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Applications Area Working Group                                M. Kerwin
Internet-Draft                                                       QUT
Obsoletes: 1738 (if approved)                               May 15, 2016
Intended status: Standards Track
Expires: November 16, 2016

The file URI Scheme
draft-ietf-appsawg-file-scheme-09

Abstract

This document specifies the "file" Uniform Resource Identifier (URI)
scheme, obsoleting the definition in RFC 1738.

It defines a common syntax which is intended to interoperate across
the broad spectrum of existing usages.  At the same time it notes
some other current practices around the use of file URIs.

Note to Readers (To be removed by the RFC Editor)

This draft should be discussed on the IETF Applications Area Working
Group discussion list <apps-discuss@ietf.org>.

Status of This Memo

This Internet-Draft is submitted in full conformance with the
provisions of BCP 78 and BCP 79.

Internet-Drafts are working documents of the Internet Engineering
Task Force (IETF).  Note that other groups may also distribute
working documents as Internet-Drafts.  The list of current Internet-
Drafts is at http://datatracker.ietf.org/drafts/current/.

Internet-Drafts are draft documents valid for a maximum of six months
and may be updated, replaced, or obsoleted by other documents at any
time.  It is inappropriate to use Internet-Drafts as reference
material or to cite them other than as "work in progress."

This Internet-Draft will expire on November 16, 2016.

Copyright (c) 2016 IETF Trust and the persons identified as the

This document is subject to BCP 78 and the IETF Trust's Legal
Provisions Relating to IETF Documents

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(http://trustee.ietf.org/license-info) in effect on the date of
publication of this document.  Please review these documents
carefully, as they describe your rights and restrictions with respect
to this document.  Code Components extracted from this document must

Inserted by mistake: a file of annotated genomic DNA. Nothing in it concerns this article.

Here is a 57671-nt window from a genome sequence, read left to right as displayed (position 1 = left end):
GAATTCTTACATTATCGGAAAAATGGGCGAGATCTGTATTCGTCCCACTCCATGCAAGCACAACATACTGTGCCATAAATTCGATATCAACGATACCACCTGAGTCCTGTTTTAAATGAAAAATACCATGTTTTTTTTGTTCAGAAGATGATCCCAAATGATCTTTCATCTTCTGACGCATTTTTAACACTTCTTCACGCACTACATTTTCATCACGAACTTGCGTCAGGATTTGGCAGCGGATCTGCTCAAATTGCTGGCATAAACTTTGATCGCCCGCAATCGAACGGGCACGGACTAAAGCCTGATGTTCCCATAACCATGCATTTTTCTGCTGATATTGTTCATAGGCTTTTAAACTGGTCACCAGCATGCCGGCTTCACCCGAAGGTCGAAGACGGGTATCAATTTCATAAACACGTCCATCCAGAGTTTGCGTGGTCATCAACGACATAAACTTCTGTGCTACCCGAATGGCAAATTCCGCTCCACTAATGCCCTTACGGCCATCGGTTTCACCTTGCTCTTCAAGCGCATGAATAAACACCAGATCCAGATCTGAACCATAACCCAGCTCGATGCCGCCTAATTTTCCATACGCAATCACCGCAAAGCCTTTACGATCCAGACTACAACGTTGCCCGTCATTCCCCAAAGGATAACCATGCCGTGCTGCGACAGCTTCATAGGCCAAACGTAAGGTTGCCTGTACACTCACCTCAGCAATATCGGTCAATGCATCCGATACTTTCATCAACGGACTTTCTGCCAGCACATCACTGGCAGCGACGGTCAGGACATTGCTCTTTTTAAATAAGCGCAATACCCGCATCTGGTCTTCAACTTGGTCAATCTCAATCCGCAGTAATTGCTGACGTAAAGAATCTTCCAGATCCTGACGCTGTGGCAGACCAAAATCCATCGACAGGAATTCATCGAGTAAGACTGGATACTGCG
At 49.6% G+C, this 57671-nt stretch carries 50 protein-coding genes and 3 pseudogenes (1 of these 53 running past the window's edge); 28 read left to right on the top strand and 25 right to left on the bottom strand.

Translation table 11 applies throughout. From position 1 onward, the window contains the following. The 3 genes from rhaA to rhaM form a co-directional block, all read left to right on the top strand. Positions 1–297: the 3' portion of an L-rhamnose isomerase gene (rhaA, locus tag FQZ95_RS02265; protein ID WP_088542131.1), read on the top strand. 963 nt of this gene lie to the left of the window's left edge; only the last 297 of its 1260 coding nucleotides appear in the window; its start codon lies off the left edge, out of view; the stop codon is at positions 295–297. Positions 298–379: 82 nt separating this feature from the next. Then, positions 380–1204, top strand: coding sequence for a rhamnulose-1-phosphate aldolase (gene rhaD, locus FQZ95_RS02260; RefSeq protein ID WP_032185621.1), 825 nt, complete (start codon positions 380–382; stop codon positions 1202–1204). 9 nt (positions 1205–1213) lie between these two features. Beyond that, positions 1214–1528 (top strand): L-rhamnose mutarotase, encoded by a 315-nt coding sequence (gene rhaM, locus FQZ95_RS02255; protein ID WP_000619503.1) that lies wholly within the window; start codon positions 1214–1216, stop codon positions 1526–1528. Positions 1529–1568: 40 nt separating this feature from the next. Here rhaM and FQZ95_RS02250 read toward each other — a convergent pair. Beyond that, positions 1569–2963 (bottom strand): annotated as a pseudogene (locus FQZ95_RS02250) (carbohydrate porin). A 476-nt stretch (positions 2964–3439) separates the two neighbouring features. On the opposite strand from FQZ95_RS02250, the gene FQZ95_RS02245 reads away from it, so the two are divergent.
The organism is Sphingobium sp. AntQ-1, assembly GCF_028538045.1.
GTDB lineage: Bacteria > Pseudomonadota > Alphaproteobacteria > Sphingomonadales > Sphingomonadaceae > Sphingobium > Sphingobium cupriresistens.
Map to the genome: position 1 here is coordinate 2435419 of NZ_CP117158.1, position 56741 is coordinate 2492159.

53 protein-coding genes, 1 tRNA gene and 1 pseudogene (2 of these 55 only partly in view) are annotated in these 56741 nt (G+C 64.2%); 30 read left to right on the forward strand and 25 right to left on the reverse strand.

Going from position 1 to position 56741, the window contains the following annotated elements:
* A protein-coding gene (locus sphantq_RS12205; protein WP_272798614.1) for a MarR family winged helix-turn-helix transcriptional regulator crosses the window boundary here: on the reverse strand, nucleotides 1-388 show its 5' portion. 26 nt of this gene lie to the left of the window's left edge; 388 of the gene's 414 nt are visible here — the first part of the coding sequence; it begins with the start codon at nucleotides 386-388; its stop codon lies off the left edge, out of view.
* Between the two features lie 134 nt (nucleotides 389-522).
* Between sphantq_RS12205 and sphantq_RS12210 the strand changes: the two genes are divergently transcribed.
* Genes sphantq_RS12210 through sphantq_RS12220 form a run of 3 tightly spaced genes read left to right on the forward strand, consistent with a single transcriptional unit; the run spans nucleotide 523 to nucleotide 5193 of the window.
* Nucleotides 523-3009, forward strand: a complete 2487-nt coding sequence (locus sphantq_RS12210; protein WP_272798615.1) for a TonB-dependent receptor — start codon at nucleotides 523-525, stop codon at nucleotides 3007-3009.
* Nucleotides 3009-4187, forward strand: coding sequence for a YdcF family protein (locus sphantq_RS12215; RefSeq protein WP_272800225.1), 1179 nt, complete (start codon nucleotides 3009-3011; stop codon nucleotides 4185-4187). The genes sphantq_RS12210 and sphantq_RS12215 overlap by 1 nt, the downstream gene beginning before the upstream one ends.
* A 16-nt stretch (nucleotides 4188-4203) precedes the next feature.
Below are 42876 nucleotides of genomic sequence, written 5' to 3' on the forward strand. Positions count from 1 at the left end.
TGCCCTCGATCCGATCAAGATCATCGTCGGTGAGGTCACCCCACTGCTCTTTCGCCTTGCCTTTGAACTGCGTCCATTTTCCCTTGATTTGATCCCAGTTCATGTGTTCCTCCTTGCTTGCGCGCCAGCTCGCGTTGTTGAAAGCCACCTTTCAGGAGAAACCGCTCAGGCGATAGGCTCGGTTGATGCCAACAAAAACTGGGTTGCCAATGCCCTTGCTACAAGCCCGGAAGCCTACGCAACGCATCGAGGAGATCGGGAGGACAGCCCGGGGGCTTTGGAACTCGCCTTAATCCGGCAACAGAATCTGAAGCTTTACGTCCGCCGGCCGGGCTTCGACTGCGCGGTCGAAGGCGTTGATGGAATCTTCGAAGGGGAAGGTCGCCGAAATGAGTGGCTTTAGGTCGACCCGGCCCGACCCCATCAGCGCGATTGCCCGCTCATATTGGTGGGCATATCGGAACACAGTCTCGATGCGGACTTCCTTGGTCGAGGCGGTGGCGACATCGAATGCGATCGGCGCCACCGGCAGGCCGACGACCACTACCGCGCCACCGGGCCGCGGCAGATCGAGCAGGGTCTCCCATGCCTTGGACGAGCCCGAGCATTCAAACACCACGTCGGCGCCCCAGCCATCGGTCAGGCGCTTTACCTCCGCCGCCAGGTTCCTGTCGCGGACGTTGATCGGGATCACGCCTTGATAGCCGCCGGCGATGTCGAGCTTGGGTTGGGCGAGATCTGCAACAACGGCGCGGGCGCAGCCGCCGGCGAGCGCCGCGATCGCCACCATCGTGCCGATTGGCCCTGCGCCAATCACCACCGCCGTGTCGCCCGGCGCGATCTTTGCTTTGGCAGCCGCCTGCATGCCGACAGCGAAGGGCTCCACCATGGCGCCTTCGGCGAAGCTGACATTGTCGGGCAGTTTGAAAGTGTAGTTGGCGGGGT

include Simplified BSD License text as described in Section 4.e of
the Trust Legal Provisions and are provided without warranty as
described in the Simplified BSD License.

1.  Introduction  . . . . . . . . . . . . . . . . . . . . . . . .   2
1.1.  Notational Conventions  . . . . . . . . . . . . . . . . .   3
2.  Syntax  . . . . . . . . . . . . . . . . . . . . . . . . . . .   3
3.  Operations Involving file URIs  . . . . . . . . . . . . . . .   5
4.  File Name Encoding  . . . . . . . . . . . . . . . . . . . . .   5
5.  Security Considerations . . . . . . . . . . . . . . . . . . .   5
6.  IANA Considerations . . . . . . . . . . . . . . . . . . . . .   6
7.  Acknowledgements  . . . . . . . . . . . . . . . . . . . . . .   7
8.  References  . . . . . . . . . . . . . . . . . . . . . . . . .   7
8.1.  Normative References  . . . . . . . . . . . . . . . . . .   7
8.2.  Informative References  . . . . . . . . . . . . . . . . .   8
Appendix A.  Differences from Previous Specifications . . . . . .   9
Appendix B.  Example URIs . . . . . . . . . . . . . . . . . . . .   9
Appendix C.  Similar Technologies . . . . . . . . . . . . . . . .  10
Appendix D.  System-specific Operations . . . . . . . . . . . . .  10
D.1.  POSIX Systems . . . . . . . . . . . . . . . . . . . . . .  11
D.2.  DOS- and Windows-Like Systems . . . . . . . . . . . . . .  11
D.3.  Mac OS X Systems  . . . . . . . . . . . . . . . . . . . .  11
D.4.  OpenVMS Files-11 Systems  . . . . . . . . . . . . . . . .  11
Appendix E.  Nonstandard Syntax Variations  . . . . . . . . . . .  11
E.1.  User Information  . . . . . . . . . . . . . . . . . . . .  11
E.2.  DOS and Windows Drive Letters . . . . . . . . . . . . . .  12
E.2.1.  Relative Paths  . . . . . . . . . . . . . . . . . . .  12
E.2.2.  Vertical Bar Character  . . . . . . . . . . . . . . .  13
E.3.  UNC Strings . . . . . . . . . . . . . . . . . . . . . . .  14
E.3.1.  file URI with Authority . . . . . . . . . . . . . . .  14
E.3.2.  file URI with UNC Path  . . . . . . . . . . . . . . .  15
E.4.  Backslash as Separator  . . . . . . . . . . . . . . . . .  16
Appendix F.  UNC Syntax . . . . . . . . . . . . . . . . . . . . .  16
Appendix G.  Collected Rules  . . . . . . . . . . . . . . . . . .  16
Author's Address  . . . . . . . . . . . . . . . . . . . . . . . .  18

1.  Introduction

A file URI identifies an object (a "file") stored in a structured
object naming and accessing environment on a host (a "file system.")
The URI can be used in discussions about the file, and if other

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conditions are met it can be dereferenced to directly access the
file.

This document specifies a syntax based on the generic syntax of
[RFC3986] that is compatible with most existing usages.  Optional
extensions to the syntax which might be encountered in practice are
listed in appendices; these extensions are listed for informational
purposes only.

The file URI scheme is not coupled with a specific protocol, nor with
a specific media type [RFC6838].  See Section 3 for a discussion of
operations that can be performed on the object identified by a file
URI.